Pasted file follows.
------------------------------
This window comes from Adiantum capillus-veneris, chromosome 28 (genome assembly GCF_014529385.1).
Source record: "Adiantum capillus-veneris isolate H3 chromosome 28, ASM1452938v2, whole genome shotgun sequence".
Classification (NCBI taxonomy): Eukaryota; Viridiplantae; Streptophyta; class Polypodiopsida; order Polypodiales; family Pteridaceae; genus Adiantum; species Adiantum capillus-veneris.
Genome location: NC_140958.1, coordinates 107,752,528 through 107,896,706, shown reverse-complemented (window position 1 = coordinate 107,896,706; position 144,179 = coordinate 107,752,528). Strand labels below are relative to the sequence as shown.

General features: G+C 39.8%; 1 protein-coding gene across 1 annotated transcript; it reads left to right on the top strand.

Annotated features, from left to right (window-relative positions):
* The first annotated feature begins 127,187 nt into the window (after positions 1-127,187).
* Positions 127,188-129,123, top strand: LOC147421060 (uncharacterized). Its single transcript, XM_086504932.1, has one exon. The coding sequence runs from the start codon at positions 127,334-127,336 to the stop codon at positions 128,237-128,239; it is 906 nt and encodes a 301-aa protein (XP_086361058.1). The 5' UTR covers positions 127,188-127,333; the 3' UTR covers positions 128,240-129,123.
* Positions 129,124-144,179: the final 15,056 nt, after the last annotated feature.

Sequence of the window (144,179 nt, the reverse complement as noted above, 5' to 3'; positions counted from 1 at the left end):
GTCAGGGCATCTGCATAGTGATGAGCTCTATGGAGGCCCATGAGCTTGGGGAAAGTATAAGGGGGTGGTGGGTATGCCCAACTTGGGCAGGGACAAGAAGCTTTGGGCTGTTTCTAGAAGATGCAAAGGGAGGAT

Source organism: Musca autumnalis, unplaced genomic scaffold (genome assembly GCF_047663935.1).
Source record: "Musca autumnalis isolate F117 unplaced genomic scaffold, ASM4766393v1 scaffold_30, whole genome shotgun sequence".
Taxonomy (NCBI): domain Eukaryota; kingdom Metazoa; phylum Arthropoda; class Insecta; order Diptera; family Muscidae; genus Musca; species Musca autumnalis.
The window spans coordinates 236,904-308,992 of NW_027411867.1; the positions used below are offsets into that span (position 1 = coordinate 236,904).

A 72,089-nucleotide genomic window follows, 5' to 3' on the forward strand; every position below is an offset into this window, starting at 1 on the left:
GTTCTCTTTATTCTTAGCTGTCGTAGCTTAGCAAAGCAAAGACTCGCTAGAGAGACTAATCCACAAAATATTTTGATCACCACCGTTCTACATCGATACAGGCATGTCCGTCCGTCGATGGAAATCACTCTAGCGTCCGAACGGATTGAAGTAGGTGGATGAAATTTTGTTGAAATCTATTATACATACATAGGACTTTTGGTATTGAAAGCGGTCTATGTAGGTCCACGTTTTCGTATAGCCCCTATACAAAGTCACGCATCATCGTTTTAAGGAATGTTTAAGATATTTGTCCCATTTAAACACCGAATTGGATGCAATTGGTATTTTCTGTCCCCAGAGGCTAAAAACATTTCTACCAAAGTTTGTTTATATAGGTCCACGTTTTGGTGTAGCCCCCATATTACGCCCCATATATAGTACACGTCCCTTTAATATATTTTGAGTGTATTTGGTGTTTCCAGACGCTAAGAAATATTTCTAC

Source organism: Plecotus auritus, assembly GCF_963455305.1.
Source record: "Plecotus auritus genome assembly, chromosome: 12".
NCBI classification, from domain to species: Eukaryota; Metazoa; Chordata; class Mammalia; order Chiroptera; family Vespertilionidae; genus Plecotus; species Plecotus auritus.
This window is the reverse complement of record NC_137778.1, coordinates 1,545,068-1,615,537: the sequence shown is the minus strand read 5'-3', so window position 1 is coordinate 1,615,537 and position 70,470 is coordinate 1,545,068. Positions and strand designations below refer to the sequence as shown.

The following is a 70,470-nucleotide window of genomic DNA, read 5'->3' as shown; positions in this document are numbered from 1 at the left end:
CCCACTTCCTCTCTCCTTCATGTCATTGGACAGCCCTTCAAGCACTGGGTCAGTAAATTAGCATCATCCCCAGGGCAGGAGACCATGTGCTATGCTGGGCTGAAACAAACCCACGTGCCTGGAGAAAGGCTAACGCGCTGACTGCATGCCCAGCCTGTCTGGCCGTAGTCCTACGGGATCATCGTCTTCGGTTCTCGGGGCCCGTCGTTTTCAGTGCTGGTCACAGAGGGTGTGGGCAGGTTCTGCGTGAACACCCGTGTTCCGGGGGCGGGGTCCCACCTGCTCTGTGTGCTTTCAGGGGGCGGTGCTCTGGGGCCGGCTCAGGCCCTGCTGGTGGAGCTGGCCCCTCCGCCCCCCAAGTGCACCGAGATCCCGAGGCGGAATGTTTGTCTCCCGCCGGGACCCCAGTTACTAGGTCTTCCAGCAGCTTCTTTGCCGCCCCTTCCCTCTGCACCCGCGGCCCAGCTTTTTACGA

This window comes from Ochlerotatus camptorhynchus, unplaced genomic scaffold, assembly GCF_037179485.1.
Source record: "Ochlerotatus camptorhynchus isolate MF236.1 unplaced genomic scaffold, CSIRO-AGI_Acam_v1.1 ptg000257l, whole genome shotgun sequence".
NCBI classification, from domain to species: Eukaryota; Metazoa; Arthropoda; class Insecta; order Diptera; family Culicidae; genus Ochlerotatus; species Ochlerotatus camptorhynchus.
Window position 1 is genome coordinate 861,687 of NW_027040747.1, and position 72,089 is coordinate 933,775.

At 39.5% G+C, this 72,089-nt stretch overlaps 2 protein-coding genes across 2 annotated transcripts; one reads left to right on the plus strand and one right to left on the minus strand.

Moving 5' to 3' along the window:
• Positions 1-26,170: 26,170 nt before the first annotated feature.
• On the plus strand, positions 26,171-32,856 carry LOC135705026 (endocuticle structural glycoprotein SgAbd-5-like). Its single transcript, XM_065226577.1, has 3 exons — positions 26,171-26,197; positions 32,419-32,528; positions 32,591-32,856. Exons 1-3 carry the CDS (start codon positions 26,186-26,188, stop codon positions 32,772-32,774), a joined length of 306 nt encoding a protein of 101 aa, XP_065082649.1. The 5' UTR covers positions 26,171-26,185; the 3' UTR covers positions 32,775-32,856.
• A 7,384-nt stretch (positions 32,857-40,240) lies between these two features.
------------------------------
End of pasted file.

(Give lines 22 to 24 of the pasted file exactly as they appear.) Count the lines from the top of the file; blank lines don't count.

The following is a 70,470-nucleotide window of genomic DNA, read 5'->3' as shown; positions in this document are numbered from 1 at the left end:
CCCACTTCCTCTCTCCTTCATGTCATTGGACAGCCCTTCAAGCACTGGGTCAGTAAATTAGCATCATCCCCAGGGCAGGAGACCATGTGCTATGCTGGGCTGAAACAAACCCACGTGCCTGGAGAAAGGCTAACGCGCTGACTGCATGCCCAGCCTGTCTGGCCGTAGTCCTACGGGATCATCGTCTTCGGTTCTCGGGGCCCGTCGTTTTCAGTGCTGGTCACAGAGGGTGTGGGCAGGTTCTGCGTGAACACCCGTGTTCCGGGGGCGGGGTCCCACCTGCTCTGTGTGCTTTCAGGGGGCGGTGCTCTGGGGCCGGCTCAGGCCCTGCTGGTGGAGCTGGCCCCTCCGCCCCCCAAGTGCACCGAGATCCCGAGGCGGAATGTTTGTCTCCCGCCGGGACCCCAGTTACTAGGTCTTCCAGCAGCTTCTTTGCCGCCCCTTCCCTCTGCACCCGCGGCCCAGCTTTTTACGA

This window comes from Ochlerotatus camptorhynchus, unplaced genomic scaffold, assembly GCF_037179485.1.